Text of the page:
YA Virtual Session Special Edition - Food and Beverage Sector: Updates and the Lewis Road Creamery Story
Amidst the turbulence that has defined a lot of 2020, one local mainstay that looks like it will continue growing over the coming years, regardless of external dynamics and challenges, is our bustling Food & Beverage Industry! Not only does F&B account for 46% of all NZ exports, and US$6.14 billion to China (numbers which are all growing), the industry is also our most diverse in terms of taste (shoutout to our home staples Whittakers, Lewis Road Creamery, and all our local wines; to name a few!).
Therefore, here at the YA we thought it would be good to dedicate an event to the NZ-China F&B space; as an opportunity for young professionals to learn more and hear from experts on how future propsects are looking. In order to play safe, we decided to host the event on Zoom, as a special 7th Edition of our Zoom Into China Virtual Series. The event was story-rich and full of interesting insights; ultimately made possible by both the wonderful Andrew Watene (KPMG) and Nicola O'Rourke (Lewis Road Creamery).
The proverbial table was set by Andrew who gave us a flavour of how executives in NZ companies are finding navigating China in the Covid environment, the perfect lead in to then hear how Lewis Road Creamery launched into China late in 2019 and used some surprising brand positioning to find and hold the interest of their dream consumer, the office "3pm bubble tea instigator".
Andrew Zoomed in from KPMG's Auckland Office
For his part, Andrew Watene has spent the last few months interviewing top level executives at major NZ exporters and for our session pulled out his top takeaways with those specifically regarding China with a focus on Covid-19 era challenges. It was very interesting to see many of the lessons Andrew took away from this analysis reflected in Lewis Road Creamery's approach. The crossover is uncanny, but we promise it wasn't planned!
As the world's markets lean towards protectionism, there's never been a time to seriously assess how we can succeed. Not only are we competing against other country's goods in China, we're competing with a lightning fast local environment of innovation in product as well as marketing.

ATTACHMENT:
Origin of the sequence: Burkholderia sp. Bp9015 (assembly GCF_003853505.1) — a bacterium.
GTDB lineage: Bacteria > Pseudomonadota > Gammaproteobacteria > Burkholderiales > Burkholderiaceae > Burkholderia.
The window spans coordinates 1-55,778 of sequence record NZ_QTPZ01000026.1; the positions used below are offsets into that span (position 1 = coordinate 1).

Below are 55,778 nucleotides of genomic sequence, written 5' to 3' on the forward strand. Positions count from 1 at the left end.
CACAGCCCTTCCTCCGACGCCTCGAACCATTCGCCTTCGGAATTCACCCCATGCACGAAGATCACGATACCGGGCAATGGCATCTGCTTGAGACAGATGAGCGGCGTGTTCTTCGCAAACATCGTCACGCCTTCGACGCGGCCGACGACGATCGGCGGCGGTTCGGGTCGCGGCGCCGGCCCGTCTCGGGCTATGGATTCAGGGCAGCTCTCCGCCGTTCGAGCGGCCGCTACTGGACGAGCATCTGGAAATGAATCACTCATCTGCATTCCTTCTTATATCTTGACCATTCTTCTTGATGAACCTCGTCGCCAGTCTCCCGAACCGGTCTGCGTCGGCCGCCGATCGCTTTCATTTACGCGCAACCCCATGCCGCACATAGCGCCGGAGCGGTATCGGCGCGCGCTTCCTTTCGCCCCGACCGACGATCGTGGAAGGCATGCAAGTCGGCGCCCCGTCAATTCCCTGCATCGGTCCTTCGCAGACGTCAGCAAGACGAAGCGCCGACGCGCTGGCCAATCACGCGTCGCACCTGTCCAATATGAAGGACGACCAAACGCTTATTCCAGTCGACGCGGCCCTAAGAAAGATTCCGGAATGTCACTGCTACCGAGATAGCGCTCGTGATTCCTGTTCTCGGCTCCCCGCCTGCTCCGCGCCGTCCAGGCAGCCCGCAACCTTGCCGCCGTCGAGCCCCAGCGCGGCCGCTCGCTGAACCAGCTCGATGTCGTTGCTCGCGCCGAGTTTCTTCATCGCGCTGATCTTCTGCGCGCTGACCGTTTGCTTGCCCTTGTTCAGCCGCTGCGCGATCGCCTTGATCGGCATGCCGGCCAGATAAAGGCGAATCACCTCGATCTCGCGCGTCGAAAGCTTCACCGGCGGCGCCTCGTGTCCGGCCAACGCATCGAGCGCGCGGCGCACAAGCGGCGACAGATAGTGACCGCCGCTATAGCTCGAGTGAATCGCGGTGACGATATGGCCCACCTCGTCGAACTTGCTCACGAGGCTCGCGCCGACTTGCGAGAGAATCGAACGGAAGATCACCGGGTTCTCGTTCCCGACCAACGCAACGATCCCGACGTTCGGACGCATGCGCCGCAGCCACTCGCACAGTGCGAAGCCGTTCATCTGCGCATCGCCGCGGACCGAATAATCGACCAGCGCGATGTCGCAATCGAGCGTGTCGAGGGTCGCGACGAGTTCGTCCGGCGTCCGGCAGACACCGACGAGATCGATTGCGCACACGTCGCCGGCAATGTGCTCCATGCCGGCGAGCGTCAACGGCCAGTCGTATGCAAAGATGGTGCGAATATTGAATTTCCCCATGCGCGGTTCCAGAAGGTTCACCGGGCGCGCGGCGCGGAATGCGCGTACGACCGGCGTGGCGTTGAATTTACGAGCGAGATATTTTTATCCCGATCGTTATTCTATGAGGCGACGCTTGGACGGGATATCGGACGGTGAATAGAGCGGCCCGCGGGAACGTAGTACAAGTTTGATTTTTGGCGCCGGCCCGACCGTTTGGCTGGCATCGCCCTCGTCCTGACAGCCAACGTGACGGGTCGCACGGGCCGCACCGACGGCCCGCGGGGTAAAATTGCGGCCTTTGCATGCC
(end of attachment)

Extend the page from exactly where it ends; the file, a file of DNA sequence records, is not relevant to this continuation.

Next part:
Consideration and opportunities for New Zealand exporters taken from Andrew Watene:
- Demand in China is fluctuating wildly and is proving difficult to forecast. Many 红包 (red packets) from the Chinese New Year remain unspent, and it's anticipated that this will cause a burst of new spending at some point. However, 43% of Chinese feel financially vulnerable or overwhelmed and are therefore looking for bargains. Learn: Always re-assess your assumptions on price and demand.
- We can't compete on price, and therefore should consider front footing transparent and fair supply chains. This could be a major opportunity to provide certainty during uncertain times, as well as reduce the distance between the source and consumer. See Lewis Road Creamery's approach below!
- In China in general, and especially now, NZ companies need to be absolutely laser focused in their target demographics. Who exactly are you targeting? The challenge here is around knowing where this demographic "hang out". Deep research is needed. Again, Lewis Road Creamery's approach is a delightful example of what this looks like.
- There needs to be a move from a static risk register to a dynamic one. There's never been a time where flexibility is more needed.
Lewis Road Creamery's unexpected China consumer & guerilla marketing with male models
After having our appetites whet by Andrew's insights, Lewis Road Creamery didn't disappoint with a path into the Chinese market which took us by surprise. Andrew spoke of the need to be laser focused with who you target, and Nicola's team went on a journey of their own on finding who this consumer was. First, they assumed, as with much other milk sold in China, that their key consumers would be homemakers buying it for their children. However, when it became clear that their prices wouldn't allow them to serve this market, they had to think laterally.